: UBS cuts the cord, severing backstop Swiss government provided to buy Credit Suisse


UBS on Friday took the decision to sever the backstop the Swiss government gave to absorb Credit Suisse, a bet there are no hidden skeletons that will emerge that will hurt the bank in the way Countrywide’s acquisition dragged down Bank of America.

UBS said it’s terminating a 9 billion franc loss ($10 billion) protection agreement with the Swiss government, and terminating its 100 billion franc public liquidity backstop with the Swiss National Bank, that went into effect the day its acquisition of Credit Suisse closed.

“At the time, this was deemed necessary to protect UBS against potential tail risks as there had been very limited time to review respective assets over the rescue weekend. After reviewing all assets covered by the [loss protection agreement] since the closing in June and taking the appropriate fair value adjustments, UBS has concluded that the LPA is no longer required,” said UBS.

UBS said it’s paying 40 million francs to the Swiss government for the loss protection agreement. Credit Suisse expensed a commitment fee and a risk premium of 214 million francs on the public liquidity backstop and paid a risk premium of 476 million francs on 50 billion franc emergency liquidity assistance plus loan that’ s been repaid.

UBS shares UBSG, +4.92% UBS, +0.73% climbed 5% in Zurich trade, extending this year’s gains to 19%.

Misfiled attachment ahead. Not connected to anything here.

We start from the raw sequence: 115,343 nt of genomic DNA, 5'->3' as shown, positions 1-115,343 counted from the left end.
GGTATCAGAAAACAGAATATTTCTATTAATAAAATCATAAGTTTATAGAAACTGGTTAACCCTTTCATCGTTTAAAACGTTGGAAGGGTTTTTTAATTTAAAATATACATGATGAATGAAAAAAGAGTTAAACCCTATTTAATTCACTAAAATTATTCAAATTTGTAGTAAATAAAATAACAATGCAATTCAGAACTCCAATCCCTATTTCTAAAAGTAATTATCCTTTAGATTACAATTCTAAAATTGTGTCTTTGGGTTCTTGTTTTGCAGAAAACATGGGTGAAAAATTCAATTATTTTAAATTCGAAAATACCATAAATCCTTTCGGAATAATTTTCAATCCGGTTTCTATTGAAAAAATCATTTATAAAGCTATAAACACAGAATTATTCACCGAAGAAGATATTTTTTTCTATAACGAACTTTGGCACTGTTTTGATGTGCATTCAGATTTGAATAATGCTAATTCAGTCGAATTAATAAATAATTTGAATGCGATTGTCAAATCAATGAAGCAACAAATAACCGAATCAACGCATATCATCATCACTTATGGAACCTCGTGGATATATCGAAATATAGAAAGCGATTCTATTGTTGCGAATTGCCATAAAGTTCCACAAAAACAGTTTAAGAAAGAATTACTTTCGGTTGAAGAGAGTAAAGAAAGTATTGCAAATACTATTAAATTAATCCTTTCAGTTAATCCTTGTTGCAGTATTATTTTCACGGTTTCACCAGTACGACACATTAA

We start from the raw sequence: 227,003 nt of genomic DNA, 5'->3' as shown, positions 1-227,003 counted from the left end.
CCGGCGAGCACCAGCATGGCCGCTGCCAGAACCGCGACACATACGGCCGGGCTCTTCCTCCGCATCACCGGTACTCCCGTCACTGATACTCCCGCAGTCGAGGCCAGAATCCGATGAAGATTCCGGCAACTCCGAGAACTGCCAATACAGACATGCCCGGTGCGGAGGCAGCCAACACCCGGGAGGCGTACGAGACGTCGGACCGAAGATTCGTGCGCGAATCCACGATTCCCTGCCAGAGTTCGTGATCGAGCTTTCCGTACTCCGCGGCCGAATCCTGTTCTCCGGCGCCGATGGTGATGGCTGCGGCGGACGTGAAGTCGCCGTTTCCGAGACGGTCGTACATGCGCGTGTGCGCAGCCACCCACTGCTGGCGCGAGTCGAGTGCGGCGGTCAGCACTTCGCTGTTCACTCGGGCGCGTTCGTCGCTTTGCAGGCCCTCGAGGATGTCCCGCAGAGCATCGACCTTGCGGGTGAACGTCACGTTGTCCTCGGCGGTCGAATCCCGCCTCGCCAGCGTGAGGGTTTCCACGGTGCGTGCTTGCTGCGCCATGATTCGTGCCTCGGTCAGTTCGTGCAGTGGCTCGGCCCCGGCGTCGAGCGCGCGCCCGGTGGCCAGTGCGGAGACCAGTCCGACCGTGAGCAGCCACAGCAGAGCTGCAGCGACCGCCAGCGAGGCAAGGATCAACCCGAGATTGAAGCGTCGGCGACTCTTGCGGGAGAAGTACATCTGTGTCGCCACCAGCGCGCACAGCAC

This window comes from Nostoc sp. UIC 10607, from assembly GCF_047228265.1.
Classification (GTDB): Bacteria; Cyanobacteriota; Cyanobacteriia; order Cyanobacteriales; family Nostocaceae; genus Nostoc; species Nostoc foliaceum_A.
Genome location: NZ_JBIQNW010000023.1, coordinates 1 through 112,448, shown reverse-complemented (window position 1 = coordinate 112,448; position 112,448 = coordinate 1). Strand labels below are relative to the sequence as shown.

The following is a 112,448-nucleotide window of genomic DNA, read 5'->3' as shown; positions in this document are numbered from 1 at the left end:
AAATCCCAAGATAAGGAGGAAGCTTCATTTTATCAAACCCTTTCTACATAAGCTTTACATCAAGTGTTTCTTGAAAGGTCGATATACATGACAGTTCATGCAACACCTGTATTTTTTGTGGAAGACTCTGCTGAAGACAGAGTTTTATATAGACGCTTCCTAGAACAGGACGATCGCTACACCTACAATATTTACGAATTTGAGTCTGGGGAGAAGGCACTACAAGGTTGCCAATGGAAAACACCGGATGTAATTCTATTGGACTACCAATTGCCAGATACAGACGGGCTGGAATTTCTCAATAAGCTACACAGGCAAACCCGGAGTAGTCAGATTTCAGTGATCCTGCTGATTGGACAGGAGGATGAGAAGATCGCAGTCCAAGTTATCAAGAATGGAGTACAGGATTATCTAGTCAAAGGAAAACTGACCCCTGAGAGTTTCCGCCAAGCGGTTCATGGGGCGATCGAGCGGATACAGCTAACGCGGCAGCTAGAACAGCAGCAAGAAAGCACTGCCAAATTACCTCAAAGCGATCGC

Andrew Coombs, an analyst at Citi, points out UBS will save on fees it had to pay for the backstop, but sends a bigger message to markets with the move.

“More important is the reassurance this provides on the health of the Credit Suisse non-core portfolio. This chimes with the previous work we have done. The early voluntary repayment could potentially also help in other matters, such as negotiating the retention of the Credit Suisse Swiss business, in our view,” he said.

Credit Suisse had been engulfed in problems and legal woes in the run-up to its near collapse, ranging from losses on loans to Archegos Capital Management to the collapse of Greensill supply-chain funds. UBS was fined nearly $400 million last month by U.S. and U.K. regulators over Credit Suisse’s “unsafe and unsound” counterparty credit risk management practices on Archegos.

The upcoming UBS results will be complex because it will only include Credit Suisse results for June, and previous periods will not be restated.

This article was originally published by Marketwatch.com. Read the original article here.

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